TC: Do you require an apology or do you just move on?

    GR: Oh, no, not at all. There's never an apology needed. I'm trying to think of an occasion where we've collided on track together, but I don't think there's ever really been one. It doesn't matter what's been said. I think in those moments, within an hour after the race or during the race if you've come together, it doesn't matter what’s said. It's water under the bridge and you move on. You might not be best pals for the next couple of races, but we're all mature enough to recognise what.

    TC: What about a couple of years ago at Imola, you and Valtteri [Bottas]?

    GR: I did give him a phone call, which he didn't answer.

    TC: Did you leave him a message?

    GR: I did leave a message that was just like, ‘give me a call when you have a moment’. But we've never spoken about that crash ever. We've never spoken about when I joined Mercedes, we've never spoken about any of that.

    TC: Is that because you never speak?

    GR: No, by the end of that year we would bump into each other, we'd have a chat, we'd have a normal chat. We often speak on the driver’s parade and there was not one single ounce of awkwardness at all. As I said, it's just part of the business, part of a job, and it's never personal.

    TC: Now in Austin, you're going to be celebrating your 100th grand Prix. It seems crazy that you've already done as many races as Sir Jackie Stewart did in his entire career, and I feel you're just getting started…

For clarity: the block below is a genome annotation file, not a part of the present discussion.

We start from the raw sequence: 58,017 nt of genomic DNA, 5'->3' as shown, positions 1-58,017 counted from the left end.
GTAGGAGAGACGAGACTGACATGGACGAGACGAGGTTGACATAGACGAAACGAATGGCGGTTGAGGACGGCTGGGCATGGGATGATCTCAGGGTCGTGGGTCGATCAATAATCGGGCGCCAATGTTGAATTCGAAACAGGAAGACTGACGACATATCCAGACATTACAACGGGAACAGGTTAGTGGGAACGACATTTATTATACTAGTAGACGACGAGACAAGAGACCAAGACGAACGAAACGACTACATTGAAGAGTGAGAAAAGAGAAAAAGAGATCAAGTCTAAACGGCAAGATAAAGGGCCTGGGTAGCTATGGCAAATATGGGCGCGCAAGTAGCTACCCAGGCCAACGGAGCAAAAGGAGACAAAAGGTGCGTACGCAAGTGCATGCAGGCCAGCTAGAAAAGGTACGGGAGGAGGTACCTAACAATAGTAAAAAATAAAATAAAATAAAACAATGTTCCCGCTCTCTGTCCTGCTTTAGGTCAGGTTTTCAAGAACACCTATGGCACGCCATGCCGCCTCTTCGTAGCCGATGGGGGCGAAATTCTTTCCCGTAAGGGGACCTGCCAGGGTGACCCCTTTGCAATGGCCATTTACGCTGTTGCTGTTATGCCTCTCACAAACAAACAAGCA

GR: Definitely. I really feel like I'm only just getting started. There's obviously a lot of races per season, so they rack up quickly and I don't feel like I've even begun yet. I think I'm performing at a really high level. I'm really happy with my own performance, but I recognise that you need to sustain this performance and be ready for when the car gives you that opportunity. But I've got no doubt that my time and my chance will come. I hate that saying that I'm going to be patient and wait, but that's unfortunately the nature of Formula 1. I'm not the only driver in this situation right now.

    Rookie prize giving ceremony, Graham Stoker (FIA Deputy President), 7 Charles Leclerc (MCO, Van
    Russell has been racing against the likes of Charles Leclerc and Lance Stroll for years, back to F3 and even earlier

    TC: What's the biggest thing you've learned in these 100 races? Is it patience?

    GR: I want things yesterday. I want to have achieved things today. I just want to accomplish so much, whether that’s professionally or personally. The people who work with me on a personal level will know that I'm quite… I wouldn't say demanding, but I've got an idea of what I want to achieve it and I don't see any reason why we can't do that in the coming two, three, four weeks. I know when I put my mind to something, I can achieve it.

    Since coming to Formula 1, probably what I've learned in these 100 races is to try and maximize every single opportunity. But you can't do the impossible. When I was at Williams, you can't win a race in a Williams. You've got to accept that if P10 is the maximum or P12 is the maximum, don't go out, you know, crashing in Imola under the Safety Car, trying to achieve points when points just were not viable. Even Singapore is an example. That win, we had a chance, but we missed the opportunity.

    You've sometimes got to accept, on a given day and a given scenario, that's the maximum. Sometimes, if you try for more, you're only going to come off with less. It's a tricky sport and probably the Sakhir Grand Prix in 2020 was the best example of that.

    TC: Well, I wanted to celebrate your 100 races. What’s been your best qualifying session so far?